Do the rats think when playfighting? Do the chickens and elephants think in their interactions? Perhaps animals play-think too. It is not ‘thought’ as is conventionally known. Many adults think in learnt and conventional structures. That is to say, thought about thought is based on constructs of memory, rote learning, higher functioning analysis skills, descriptions such as assimilation and accommodation (after Piaget), etc.
As the human organism gets older, and thinking skills of this type — as well as self-consciousness — become more acute, many adults can be seen to no longer engage in what is, traditionally, perceived as play. Those who are able to disengage from the construct of received wisdom on thought are the adult players. In play we are at one with the Universe because the Universe, in its generality and in its vast and overallness, is now. We cannot ascribe past or future experience to such an immensity of macrocosm (as we could to, say, the experience of a tree or a garden). The Universe is now. The Universe runs through all — children, adults, animals — in the organisms’ processes of play-think.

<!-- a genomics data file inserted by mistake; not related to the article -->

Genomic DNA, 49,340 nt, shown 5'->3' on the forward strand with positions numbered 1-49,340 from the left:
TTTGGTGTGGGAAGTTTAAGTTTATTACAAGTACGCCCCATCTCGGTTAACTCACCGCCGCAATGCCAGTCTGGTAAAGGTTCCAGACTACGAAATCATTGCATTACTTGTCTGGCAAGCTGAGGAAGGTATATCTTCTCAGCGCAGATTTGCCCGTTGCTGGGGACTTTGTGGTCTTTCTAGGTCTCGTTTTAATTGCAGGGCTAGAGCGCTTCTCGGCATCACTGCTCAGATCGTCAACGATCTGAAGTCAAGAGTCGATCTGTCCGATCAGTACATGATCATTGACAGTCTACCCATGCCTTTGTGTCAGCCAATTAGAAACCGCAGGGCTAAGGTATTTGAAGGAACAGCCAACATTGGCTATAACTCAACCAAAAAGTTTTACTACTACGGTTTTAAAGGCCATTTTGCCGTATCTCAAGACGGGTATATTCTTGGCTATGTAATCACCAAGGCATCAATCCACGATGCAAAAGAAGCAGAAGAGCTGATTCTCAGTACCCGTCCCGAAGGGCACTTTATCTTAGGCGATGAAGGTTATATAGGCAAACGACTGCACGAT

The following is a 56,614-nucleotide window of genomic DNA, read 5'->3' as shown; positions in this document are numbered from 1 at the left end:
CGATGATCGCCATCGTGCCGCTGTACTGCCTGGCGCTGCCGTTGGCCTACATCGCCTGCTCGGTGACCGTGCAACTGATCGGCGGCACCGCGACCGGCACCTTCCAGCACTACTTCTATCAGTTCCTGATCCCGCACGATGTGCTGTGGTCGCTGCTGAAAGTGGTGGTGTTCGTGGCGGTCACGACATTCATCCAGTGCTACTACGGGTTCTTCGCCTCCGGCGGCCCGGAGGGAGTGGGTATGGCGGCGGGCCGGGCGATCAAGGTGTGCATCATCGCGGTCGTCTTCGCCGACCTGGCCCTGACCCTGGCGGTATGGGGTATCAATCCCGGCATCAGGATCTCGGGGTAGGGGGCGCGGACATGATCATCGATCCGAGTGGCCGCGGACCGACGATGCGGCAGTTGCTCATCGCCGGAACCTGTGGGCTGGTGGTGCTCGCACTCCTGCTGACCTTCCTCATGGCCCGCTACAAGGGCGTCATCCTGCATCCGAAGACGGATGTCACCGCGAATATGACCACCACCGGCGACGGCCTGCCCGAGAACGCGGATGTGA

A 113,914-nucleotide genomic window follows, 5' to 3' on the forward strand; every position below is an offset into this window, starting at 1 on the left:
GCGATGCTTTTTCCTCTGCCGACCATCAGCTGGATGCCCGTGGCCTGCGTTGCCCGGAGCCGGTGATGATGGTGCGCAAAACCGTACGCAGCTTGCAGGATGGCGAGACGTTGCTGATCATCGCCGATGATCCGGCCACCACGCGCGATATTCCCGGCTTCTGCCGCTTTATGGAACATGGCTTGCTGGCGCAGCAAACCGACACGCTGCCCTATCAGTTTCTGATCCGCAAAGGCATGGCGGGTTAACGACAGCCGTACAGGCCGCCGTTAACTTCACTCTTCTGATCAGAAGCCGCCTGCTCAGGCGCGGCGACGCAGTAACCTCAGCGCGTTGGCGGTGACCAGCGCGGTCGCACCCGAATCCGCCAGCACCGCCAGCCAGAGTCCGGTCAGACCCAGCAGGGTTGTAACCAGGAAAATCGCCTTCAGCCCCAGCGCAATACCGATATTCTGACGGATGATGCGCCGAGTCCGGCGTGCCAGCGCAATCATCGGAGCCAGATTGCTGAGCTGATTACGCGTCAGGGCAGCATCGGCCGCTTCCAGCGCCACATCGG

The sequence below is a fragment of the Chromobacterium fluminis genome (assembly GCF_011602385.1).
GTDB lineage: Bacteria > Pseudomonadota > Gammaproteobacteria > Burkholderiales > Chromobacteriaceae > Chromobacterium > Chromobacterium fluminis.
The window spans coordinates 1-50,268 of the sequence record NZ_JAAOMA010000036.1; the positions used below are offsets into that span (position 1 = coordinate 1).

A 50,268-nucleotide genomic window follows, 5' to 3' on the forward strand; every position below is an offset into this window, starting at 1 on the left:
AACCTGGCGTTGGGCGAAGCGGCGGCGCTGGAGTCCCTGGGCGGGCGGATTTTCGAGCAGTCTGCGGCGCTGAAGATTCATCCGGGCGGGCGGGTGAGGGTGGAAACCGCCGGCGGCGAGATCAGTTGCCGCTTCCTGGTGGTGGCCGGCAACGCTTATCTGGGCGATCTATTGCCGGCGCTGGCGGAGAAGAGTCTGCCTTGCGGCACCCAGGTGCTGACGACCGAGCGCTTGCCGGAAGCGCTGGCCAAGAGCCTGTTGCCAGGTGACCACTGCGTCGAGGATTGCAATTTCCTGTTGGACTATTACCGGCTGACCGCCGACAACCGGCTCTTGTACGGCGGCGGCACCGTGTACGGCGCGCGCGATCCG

‘Without our thoughts, the world in the form of sensations would simply flow through us without structure.’
He writes with the emphasis on advocating for the art of thinking. I agree, taking this statement in its own right. However, we can see play-think, thought without conscious concern, as a positive when linking it to the ‘be here now’ of Zen philosophy.
The supra-thinking that is play-think is within the experience of metalude (Sturrock and Else, 1998). It is unstructured ‘in the fabric’ thought. In it we are lost in that fluidity and flow where no internal or external agitations can be directly differentiated. We are completely immersed in the moment of the moment. It is only when we think about our thinking, when we take the phenomenological stance (Sokolowski, 2000), that the original thought gets dislodged (Bunzl, 2008); the play, the fluidity of play-think, is now no more — transplanted by self-conscious thoughts about thoughts. What, for example, am I thinking about this playfighting I’m engaged in?